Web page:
It was a sad day when Audio left the building.
AMEN
 

anmpr1

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I found maybe one mention of “The Sensible Sound” (T$S) magazine ...

One of the more reliable SS reviewers was David Rich, who also did gear teardowns for Aczel's Audio Critic. Today? Occasionally Rich shows up with (of all things!) record player and cartridge measurements, over at the Secrets of Home Audio Webzine.

Gordon Holt more or less started it all, and you have to give him credit in the keep on keeping on department. Those were pretty lean years. Publishing a magazine with any frequency was more than most could pull off--and without advertising. Stereophile in its early iteration was really an annual, maybe twice a year if you were lucky. At least until he sold the farm. Then things improved (as far as mailings went).

Same with Aczel. Promised six issue a year... that lasted about four years, nine full issues (plus a few 'newsletters'). Later, with his resurrection, his publishing schedule was pretty consistent.

Pearson did a pretty good job in the 'get it out the door with reasonable consistency' department. But once you started flipping pages, it was mostly interminable blather. And, of course, Harry's charming personality in print. Enid Lumley was worth reading because she was so neurotically funny, although at the time she certainly didn't realize it, or mean it that way.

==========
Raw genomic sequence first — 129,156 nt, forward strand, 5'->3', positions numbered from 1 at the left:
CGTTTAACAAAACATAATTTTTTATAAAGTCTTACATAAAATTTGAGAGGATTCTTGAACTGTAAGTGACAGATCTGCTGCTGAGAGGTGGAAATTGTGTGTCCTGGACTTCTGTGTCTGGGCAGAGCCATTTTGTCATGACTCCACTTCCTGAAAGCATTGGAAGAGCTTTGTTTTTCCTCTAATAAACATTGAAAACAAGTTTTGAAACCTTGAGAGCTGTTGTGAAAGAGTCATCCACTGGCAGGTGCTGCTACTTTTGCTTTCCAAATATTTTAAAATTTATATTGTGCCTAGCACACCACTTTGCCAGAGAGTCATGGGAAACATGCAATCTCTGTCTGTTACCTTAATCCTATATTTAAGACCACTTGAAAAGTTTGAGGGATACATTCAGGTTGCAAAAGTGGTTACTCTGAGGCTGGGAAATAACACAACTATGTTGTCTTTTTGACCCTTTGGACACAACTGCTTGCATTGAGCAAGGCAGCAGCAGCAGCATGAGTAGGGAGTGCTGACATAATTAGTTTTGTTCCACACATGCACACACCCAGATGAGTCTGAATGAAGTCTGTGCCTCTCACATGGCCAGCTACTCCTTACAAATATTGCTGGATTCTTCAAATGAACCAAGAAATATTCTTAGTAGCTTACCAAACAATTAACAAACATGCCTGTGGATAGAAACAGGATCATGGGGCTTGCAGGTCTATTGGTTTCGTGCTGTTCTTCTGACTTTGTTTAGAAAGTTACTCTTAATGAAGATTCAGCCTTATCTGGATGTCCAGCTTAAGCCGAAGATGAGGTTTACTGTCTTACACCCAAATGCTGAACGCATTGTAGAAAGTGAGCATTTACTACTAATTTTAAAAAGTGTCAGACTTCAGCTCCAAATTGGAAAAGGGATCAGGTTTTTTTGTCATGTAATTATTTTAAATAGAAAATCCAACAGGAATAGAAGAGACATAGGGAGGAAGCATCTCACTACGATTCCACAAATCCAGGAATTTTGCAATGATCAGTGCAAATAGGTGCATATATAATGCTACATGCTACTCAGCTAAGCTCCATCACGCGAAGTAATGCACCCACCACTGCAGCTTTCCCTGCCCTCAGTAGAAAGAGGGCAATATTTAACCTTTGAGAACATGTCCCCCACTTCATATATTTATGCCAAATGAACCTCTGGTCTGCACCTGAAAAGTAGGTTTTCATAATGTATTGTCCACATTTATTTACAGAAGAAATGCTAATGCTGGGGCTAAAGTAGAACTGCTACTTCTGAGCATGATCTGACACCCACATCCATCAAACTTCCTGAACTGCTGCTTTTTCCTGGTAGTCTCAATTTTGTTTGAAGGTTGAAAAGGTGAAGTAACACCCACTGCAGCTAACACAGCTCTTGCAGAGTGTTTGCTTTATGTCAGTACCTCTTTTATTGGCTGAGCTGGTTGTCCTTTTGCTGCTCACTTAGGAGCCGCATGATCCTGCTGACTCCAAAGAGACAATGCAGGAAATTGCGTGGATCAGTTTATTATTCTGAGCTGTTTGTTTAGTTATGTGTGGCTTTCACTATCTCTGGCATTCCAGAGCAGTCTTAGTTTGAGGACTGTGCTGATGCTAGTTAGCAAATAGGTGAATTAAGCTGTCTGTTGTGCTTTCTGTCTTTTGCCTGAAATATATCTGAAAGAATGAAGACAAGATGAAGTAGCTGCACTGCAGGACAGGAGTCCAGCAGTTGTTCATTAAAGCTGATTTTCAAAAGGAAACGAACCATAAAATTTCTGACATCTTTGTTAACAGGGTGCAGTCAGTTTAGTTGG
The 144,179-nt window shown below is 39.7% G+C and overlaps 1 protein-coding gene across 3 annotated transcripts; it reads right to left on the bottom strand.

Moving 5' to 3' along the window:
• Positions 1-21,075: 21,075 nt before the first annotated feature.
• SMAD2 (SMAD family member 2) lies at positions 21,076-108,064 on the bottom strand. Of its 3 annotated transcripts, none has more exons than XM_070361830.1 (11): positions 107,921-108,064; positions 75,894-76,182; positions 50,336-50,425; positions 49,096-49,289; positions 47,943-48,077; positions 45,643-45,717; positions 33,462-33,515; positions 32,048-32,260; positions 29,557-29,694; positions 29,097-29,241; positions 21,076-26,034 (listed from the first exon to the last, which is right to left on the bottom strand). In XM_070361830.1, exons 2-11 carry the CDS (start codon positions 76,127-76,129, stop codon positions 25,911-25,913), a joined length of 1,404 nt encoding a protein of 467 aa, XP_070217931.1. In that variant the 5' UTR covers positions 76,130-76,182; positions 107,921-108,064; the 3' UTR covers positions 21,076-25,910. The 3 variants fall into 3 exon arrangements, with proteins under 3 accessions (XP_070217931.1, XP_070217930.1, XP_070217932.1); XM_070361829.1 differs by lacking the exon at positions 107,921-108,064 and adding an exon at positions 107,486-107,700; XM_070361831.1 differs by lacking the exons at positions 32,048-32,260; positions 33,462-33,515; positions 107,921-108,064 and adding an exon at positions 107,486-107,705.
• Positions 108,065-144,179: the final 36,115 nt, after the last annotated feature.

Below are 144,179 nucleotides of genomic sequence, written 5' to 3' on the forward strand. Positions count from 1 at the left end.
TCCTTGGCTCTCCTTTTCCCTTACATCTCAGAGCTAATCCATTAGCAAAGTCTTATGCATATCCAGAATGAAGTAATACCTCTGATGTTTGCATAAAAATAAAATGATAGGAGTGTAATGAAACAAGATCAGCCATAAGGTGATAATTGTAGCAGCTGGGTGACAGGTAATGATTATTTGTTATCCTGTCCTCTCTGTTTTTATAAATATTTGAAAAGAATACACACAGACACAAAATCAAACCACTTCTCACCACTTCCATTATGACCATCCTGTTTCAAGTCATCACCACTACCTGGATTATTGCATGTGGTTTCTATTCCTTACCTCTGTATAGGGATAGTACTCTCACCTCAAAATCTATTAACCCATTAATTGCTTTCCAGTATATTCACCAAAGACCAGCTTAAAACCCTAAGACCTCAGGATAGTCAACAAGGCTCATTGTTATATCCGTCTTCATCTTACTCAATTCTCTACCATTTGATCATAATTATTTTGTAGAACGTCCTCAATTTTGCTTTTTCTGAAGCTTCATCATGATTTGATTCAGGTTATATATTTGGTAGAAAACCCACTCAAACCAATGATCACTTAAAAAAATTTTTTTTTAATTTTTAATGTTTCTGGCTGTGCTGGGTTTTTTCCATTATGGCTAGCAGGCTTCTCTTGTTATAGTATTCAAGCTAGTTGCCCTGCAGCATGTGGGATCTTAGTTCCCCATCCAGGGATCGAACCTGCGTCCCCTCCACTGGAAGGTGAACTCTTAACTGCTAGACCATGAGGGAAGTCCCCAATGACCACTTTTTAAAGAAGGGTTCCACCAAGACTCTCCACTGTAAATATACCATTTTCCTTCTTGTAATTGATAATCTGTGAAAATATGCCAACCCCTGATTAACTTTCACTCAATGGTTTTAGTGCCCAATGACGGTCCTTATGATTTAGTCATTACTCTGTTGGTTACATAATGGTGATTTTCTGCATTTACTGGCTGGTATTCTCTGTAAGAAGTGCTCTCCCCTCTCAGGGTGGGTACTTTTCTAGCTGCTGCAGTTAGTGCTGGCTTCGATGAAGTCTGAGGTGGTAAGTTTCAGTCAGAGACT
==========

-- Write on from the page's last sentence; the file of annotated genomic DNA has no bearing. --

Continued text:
There was a bunch, actually. StereOpus, Hi Fi Heretic, Sound Advice, Audiogram, International Audio Review...

Probably the longest lived publication is that of the Boston Audio Society--the Speaker still soldiers on in its own way.
 

SteveC

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I have vague memories of Sensible Sound, but there used to be so many audio magazines that it was hard to keep up with them all! I should add that I am an old geezer! Not sure when I read my first audio magazine. Probably after I started high school in 1971. No middle school where I grew up. Grade school went to 8th grade, then you went to high school. Chiseling homework into stone was much harder than typing it into a laptop. :cool:
 

anmpr1

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Other than nostalgia, the interesting and important observation gained from these old magazines, at least IMO, is to weigh how reviewers have developed in their views over the years. Or whether they have developed at all. Most of the crowd from the 'early days' have left the scene, but a few remain.